Banking giant Barclays is joining the trio of law firms which have already introduced forms of legal technology incubators by launching its own space for the rapidly-growing UK legal start-up market, which received about £16m of investment in the 18 months from 2016.
The 100-person law-tech Eagle Lab in London’s Notting Hill is backed by 13 law firms and several other industry players including the Law Society, PwC, start-up community Legal Geek, as well as the University of Liverpool and University College London.
It joins a network of 15 Eagle Labs the bank set up to help start-up businesses, originally converting old bank spaces across the UK. Barclays already hosts three law-tech companies in its Eagle Labs, including Wavelength Law, Prose, and Aalbun.
Barclays UK general counsel Stephanie Pagni commented: ‘This initiative will help trigger a transformation in law-tech with significant potential, addressing not just commercial but also societal legal problems, and drawing on the expertise of data scientists, engineers and a range of other graduates and contributors from our university partners.’
The firms which signed up are Allen & Overy (A&O), which already runs its own ‘innovation hub’ called Fuse, Baker McKenzie, Brethertons, Capital Law, Clifford Chance (CC), Clyde & Co, DWF, Gowling WLG, Latham & Watkins, Norton Rose Fulbright, Simmons & Simmons, SO Legal and TLT.
The incubator will provide mentoring and workshops, including on-site advice from Barclays staff, as well as feedback from the partnering law firms. The universities will provide academic support in areas such as artificial intelligence and law-tech, while Legal Geek, which had more than 1000 people at its annual conference last year, will organise events.
Barclays chief executive Ashok Vaswani said the UK had every reason to be a world leader in law-tech. He added: ‘It is home to some of the greatest law firms in the world and we want to help build on the success of its legal sector, and play a leading role in transforming law-tech in the future. The impressive range of partners supporting this initiative shows just how important this is.’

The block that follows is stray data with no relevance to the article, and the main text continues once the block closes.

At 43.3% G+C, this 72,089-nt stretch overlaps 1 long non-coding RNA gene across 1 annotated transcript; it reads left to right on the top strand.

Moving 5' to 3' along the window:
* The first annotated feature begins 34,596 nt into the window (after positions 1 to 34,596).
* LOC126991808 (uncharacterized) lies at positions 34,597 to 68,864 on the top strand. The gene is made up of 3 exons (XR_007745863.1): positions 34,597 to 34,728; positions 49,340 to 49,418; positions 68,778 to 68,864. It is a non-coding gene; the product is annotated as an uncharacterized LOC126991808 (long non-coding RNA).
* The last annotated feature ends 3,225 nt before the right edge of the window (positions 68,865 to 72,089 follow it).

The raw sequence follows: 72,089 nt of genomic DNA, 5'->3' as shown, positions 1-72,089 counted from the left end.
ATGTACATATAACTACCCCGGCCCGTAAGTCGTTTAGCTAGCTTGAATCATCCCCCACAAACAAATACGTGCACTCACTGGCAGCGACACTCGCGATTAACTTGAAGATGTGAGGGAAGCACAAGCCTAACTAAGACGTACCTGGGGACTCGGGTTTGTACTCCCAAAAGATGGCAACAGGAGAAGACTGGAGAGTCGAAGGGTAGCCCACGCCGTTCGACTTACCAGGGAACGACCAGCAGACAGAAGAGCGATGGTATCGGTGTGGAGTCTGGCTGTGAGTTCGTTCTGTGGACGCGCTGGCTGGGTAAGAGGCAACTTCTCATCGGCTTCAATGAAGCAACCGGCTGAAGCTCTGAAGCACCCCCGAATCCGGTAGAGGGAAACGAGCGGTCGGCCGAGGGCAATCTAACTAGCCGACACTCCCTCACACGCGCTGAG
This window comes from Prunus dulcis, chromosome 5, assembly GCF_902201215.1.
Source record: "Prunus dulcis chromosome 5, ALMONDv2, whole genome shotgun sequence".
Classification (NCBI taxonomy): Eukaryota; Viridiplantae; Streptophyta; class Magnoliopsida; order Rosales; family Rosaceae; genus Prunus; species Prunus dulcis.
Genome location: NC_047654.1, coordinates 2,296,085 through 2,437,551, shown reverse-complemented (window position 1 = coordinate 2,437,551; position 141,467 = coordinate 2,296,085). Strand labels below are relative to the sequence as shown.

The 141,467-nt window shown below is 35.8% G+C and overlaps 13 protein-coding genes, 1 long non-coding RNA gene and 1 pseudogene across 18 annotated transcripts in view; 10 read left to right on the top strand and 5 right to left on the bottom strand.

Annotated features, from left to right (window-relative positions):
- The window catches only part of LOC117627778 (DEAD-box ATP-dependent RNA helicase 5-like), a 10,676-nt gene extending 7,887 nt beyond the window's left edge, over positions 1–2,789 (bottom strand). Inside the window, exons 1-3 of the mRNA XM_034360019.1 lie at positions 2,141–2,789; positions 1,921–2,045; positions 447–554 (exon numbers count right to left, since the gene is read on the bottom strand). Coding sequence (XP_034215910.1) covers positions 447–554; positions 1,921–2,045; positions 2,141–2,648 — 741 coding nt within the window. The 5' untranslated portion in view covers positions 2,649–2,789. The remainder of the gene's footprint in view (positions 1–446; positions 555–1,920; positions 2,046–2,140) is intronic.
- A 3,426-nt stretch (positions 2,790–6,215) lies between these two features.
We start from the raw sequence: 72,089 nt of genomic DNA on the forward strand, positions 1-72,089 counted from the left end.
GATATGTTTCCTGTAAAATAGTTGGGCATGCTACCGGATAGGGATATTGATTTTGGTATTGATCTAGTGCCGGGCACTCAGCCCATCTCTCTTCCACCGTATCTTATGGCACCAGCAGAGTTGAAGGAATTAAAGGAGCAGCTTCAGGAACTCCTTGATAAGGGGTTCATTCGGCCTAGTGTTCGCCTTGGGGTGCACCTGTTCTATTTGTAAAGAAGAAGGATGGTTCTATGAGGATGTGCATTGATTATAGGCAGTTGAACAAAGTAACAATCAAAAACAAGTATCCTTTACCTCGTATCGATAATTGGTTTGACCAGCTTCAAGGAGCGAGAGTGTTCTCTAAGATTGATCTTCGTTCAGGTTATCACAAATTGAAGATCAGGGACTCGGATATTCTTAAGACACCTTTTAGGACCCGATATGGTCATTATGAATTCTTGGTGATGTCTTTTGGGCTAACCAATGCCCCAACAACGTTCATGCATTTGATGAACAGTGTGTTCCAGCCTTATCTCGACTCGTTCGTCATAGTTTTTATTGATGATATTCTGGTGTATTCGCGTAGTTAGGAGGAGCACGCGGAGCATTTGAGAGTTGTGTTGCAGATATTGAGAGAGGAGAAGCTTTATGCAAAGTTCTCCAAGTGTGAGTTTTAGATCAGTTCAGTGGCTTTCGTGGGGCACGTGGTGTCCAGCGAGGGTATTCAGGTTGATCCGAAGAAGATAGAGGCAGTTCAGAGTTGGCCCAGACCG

Barclays will meet potential lab residents to assess their aim, scalability, relevance, funding status and sustainability, as well as how they would benefit from the ‘ecosystem’. The lab’s partners will discuss applications but Barclays will make the final decision. No detail was provided about when the lab will begin, other than it will be ‘confirmed soon’.
A report by Legal Geek and Thomson Reuters last July found investment into UK start-ups focused on legal technology had reach £16m in the preceding 18 months. It said the market is still at an embryonic stage, but there are encouraging levels of investment into the sector. The report’s start-up ‘map’ features more than 60 start-ups active in the UK. About 180 have applied to be on this year’s map.
Legal Geek founder Jimmy Vestbirk commented on Barclays’ move: ‘The law-tech space has huge potential for growth, and with initiatives like this, I wholeheartedly believe that the same success we have seen in the UK’s thriving fintech scene can be replicated.’
The bank’s foray into law-tech incubators comes following A&O’s Fuse hub, which launched with eight start-ups in September last year, and Mishcon de Reya’s MDR LAB, which had six law-tech start-ups working in the firm’s London HQ over 10 weeks a few months previously. Dentons was the trailblazer, launching Nextlaw Labs in 2015.
Rumours have been swirling about Barclays launching such an initiative in the law-tech market, and it will be interesting to see which start-ups join the incubator. Many of those in the law firm incubators speak of the benefit of direct interaction with lawyers and clients and how that helps mould their products, but Barclays could see this as an opportunity to have more direct input from the in-house side. On the other hand, the sheer number of partners could lead to tension and difficulty establishing the clear solutions these start-ups need to provide.